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Indirection Operator: *

* cast-expression

The unary indirection operator (*) dereferences a pointer; that is, it converts a pointer value to an l-value. The operand of the indirection operator must be a pointer to a type. The result of the indirection expression is the type from which the pointer type is derived. The use of the * operator in this context is different from its meaning as a binary operator, which is multiplication.

If the operand points to a function, the result is a function designator. If it points to a storage location, the result is an l-value designating the storage location.

The indirection operator may be used cumulatively to dereference pointers to pointers. For example:

// expre_Indirection_Operator.cpp
// compile with: /EHsc
// Demonstrate indirection operator
#include <iostream>
using namespace std;
int main() {
   int n = 5;
   int *pn = &n;
   int **ppn = &pn;

   cout  << "Value of n:\n"
         << "direct value: " << n << endl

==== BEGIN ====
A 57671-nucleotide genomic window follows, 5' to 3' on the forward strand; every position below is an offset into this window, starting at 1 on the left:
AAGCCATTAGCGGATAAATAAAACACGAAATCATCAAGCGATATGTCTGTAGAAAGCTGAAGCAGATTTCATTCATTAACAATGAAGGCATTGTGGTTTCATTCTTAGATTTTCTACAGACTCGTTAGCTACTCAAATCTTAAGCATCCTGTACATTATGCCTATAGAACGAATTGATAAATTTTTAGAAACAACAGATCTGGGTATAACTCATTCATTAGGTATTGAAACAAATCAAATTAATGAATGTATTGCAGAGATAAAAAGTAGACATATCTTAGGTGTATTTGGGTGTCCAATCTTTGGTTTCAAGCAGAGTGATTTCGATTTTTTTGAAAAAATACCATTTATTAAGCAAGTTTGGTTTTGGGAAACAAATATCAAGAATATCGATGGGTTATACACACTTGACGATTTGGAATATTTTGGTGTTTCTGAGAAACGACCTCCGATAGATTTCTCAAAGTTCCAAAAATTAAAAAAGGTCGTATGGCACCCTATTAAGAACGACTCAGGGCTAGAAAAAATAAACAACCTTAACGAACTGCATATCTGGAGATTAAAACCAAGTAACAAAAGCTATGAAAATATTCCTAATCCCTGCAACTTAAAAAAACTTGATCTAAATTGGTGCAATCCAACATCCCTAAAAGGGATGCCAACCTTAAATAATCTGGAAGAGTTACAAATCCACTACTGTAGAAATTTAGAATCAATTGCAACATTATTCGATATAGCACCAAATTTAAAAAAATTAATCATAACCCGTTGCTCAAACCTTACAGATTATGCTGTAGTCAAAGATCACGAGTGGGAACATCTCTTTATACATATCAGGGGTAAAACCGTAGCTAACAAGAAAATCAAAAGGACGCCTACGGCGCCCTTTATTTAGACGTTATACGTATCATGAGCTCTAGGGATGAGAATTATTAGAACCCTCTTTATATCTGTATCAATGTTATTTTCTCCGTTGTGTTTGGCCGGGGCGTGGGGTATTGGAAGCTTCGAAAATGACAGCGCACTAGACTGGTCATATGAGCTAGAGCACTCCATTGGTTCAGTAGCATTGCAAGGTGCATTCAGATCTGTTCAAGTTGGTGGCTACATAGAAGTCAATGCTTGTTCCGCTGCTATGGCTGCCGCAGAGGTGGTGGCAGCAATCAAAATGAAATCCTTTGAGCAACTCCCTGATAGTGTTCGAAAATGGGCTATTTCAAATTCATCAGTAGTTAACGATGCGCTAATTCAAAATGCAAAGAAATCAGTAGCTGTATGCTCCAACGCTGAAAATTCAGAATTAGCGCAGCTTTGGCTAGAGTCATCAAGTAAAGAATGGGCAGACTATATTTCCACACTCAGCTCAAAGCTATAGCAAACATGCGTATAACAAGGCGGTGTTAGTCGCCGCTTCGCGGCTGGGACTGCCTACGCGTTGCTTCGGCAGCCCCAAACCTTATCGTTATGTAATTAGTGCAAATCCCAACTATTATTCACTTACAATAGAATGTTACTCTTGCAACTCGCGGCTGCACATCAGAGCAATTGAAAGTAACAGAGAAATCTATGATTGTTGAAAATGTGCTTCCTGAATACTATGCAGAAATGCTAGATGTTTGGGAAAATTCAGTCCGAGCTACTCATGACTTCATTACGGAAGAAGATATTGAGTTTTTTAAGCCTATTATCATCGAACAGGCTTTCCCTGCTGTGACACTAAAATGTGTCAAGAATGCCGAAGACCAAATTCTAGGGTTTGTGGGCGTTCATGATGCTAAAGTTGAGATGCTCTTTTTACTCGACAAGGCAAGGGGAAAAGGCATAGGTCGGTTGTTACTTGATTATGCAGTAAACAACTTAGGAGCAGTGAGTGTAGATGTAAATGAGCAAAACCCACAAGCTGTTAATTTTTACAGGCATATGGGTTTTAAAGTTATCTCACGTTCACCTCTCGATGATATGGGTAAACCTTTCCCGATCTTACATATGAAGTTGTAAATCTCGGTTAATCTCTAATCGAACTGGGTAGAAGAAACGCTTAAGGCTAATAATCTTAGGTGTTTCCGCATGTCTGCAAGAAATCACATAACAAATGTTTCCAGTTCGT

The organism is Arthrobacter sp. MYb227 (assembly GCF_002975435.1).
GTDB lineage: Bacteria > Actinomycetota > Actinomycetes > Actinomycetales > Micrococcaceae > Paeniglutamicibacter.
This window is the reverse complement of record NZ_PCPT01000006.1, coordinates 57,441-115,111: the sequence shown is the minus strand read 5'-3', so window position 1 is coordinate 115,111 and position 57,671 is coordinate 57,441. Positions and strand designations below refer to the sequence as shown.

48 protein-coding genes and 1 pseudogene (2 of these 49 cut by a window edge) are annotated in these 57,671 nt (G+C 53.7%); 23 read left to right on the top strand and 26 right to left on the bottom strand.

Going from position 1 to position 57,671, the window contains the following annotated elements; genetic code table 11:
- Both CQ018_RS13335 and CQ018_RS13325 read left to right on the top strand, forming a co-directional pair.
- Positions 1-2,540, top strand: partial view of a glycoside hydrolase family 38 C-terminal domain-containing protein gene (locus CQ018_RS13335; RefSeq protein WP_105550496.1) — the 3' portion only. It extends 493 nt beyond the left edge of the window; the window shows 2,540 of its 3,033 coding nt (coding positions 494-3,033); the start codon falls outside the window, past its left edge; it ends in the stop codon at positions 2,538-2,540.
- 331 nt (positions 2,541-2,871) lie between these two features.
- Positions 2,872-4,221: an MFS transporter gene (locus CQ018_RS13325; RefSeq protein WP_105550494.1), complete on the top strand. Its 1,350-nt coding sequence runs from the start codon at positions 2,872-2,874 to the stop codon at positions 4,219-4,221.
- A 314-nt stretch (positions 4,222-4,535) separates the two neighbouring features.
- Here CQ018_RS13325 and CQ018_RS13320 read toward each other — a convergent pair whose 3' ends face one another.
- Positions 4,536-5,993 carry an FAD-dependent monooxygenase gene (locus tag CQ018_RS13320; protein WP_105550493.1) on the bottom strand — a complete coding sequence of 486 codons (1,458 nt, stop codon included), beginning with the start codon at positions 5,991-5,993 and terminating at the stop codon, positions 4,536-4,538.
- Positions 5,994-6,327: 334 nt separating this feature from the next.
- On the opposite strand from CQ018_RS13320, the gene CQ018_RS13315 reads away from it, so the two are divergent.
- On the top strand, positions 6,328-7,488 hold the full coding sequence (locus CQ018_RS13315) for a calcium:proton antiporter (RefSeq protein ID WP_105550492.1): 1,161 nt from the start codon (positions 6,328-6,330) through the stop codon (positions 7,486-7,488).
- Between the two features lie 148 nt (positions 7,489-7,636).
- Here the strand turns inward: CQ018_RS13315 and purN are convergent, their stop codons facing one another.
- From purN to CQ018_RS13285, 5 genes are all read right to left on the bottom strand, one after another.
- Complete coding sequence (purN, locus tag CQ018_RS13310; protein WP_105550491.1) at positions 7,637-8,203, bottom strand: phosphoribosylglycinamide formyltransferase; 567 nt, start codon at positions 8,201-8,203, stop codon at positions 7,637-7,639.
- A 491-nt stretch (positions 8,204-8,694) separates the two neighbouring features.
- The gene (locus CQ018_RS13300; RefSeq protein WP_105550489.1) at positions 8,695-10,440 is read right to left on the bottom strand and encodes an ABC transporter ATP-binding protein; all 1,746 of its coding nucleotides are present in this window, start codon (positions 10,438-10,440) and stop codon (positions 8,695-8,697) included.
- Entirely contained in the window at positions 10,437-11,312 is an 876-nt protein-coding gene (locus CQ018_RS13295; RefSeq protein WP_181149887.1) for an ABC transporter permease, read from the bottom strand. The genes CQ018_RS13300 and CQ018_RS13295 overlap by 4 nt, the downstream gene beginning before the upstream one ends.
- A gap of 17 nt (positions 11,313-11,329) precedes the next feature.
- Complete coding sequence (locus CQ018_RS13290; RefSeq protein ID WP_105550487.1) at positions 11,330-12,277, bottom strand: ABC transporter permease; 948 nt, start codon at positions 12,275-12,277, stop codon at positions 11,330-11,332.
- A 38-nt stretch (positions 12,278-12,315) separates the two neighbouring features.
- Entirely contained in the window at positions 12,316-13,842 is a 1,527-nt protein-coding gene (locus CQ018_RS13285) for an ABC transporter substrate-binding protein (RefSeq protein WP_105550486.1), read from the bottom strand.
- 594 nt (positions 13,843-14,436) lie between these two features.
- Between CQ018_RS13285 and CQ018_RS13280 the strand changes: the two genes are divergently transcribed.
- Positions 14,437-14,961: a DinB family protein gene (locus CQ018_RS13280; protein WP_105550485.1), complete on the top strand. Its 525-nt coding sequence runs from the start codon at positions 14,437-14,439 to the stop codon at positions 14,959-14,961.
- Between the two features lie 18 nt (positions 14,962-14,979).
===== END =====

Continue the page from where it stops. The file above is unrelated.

<< "indirect value: " << *pn << endl
         << "doubly indirect value: " << **ppn << endl
         << "address of n: " << pn << endl
         << "address of n via indirection: " << *ppn << endl;
}

If the pointer value is invalid, the result is undefined. The following list includes some of the most common conditions that invalidate a pointer value.

  • The pointer is a null pointer.

  • The pointer specifies the address of a local item that is not visible at the time of the reference.

  • The pointer specifies an address that is inappropriately aligned for the type of the object pointed to.

  • The pointer specifies an address not used by the executing program.

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